Have you ever had a good conversation on the phone with someone and by the tone of their voice you can tell that they are smiling? Scientists and engineers at Cornell University have made it even easier to share your smile on the phone, even without video chat. They have developed an earpiece that can trace a person’s facial expressions and the uses for such a technology is extensive. For instance, the movie industry has long had green screens and sensor rigged suits that can track the actor’s every move. However, tracking facial expressions and translating it into something animated, like an emoji, is new technology.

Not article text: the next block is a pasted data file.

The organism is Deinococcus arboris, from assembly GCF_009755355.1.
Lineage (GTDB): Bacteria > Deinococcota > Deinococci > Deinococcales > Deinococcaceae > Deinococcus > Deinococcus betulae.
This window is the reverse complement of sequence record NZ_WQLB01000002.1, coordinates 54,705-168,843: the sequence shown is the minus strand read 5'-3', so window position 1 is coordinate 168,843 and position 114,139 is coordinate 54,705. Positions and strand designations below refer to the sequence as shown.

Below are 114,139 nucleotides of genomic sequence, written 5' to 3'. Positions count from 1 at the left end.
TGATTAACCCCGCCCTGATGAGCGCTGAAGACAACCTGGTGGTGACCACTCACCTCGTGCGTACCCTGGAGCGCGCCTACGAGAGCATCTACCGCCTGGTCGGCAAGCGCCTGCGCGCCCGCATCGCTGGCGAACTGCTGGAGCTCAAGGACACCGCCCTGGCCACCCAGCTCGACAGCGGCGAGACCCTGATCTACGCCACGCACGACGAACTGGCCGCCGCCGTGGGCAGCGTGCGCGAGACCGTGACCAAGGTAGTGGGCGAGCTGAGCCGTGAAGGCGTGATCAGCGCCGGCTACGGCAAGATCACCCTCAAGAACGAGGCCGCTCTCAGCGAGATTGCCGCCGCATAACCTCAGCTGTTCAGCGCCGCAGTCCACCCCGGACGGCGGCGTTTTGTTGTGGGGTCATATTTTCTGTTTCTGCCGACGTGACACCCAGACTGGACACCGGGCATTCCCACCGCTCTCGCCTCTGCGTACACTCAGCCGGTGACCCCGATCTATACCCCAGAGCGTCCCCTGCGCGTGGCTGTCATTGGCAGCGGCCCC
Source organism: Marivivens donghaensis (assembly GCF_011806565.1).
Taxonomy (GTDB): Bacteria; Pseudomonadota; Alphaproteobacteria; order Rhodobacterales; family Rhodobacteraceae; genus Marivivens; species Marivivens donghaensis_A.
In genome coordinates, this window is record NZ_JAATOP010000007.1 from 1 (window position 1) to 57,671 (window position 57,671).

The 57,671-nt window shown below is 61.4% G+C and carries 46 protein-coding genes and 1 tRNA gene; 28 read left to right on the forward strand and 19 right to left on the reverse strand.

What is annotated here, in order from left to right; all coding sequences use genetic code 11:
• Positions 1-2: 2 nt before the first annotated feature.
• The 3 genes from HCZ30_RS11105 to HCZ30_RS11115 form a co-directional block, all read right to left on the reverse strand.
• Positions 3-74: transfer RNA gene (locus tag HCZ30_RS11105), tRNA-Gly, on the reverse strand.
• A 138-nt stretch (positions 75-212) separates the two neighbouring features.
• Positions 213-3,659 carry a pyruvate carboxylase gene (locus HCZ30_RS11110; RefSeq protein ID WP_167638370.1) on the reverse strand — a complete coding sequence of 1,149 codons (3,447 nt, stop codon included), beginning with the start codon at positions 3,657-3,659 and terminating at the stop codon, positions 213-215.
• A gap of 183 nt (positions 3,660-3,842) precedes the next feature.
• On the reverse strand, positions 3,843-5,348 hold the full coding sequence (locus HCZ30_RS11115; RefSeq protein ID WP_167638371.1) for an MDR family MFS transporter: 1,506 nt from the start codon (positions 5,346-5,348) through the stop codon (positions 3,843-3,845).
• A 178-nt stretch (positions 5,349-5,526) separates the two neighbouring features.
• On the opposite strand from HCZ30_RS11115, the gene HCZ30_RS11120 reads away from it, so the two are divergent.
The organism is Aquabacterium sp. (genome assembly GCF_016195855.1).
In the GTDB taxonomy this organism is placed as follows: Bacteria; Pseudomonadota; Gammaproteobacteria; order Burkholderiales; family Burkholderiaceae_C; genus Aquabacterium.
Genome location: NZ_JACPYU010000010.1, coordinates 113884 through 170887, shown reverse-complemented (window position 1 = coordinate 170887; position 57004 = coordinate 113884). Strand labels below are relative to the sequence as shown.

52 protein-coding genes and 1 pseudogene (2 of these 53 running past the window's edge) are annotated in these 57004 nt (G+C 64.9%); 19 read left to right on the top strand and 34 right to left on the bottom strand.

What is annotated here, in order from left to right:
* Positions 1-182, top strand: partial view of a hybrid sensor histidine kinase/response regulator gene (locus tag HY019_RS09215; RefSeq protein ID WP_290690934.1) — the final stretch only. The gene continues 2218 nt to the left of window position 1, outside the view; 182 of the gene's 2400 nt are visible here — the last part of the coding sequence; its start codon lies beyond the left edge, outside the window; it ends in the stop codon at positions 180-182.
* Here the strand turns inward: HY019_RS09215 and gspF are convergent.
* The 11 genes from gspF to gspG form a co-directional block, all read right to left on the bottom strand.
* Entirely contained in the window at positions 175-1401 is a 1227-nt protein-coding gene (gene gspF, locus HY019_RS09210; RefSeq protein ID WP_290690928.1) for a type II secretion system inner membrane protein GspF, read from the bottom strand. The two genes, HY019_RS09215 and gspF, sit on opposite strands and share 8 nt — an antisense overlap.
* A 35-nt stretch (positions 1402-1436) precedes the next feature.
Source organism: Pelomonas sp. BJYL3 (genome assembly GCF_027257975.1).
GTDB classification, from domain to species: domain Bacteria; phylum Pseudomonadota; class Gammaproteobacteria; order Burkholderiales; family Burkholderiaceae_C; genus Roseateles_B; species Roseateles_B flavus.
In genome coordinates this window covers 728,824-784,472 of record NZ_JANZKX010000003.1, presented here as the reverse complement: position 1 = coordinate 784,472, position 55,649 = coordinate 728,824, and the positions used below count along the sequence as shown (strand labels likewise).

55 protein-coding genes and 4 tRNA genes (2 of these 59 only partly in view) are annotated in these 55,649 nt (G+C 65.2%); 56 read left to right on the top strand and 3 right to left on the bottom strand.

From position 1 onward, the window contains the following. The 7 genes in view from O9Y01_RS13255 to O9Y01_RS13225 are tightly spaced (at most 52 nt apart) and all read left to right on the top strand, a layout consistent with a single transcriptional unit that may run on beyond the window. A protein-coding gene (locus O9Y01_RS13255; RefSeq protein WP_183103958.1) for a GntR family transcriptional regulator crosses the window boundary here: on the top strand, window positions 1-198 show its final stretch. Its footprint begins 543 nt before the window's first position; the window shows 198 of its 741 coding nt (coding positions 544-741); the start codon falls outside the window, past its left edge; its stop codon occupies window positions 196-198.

While this is not the first of this kind of technology, it is certainly the most advanced and compact. The earphones can sense one’s facial structure and identify 42 facial feature points that are then converted to the position and form of one’s mouth, eyes, and eyebrow. It then takes this information and transforms it into a specific emoji that is representative of the user’s face. However, as alluded to earlier, this is just the tip of the iceberg with this kind of tech—whether it’s for animated movies, emojis, or video games. Having actual realistic avatars in video games or other online platforms can convey a person’s true facial expressions.
With technology so flexible and still in developmental stages, it will be interesting to see which direction it will go.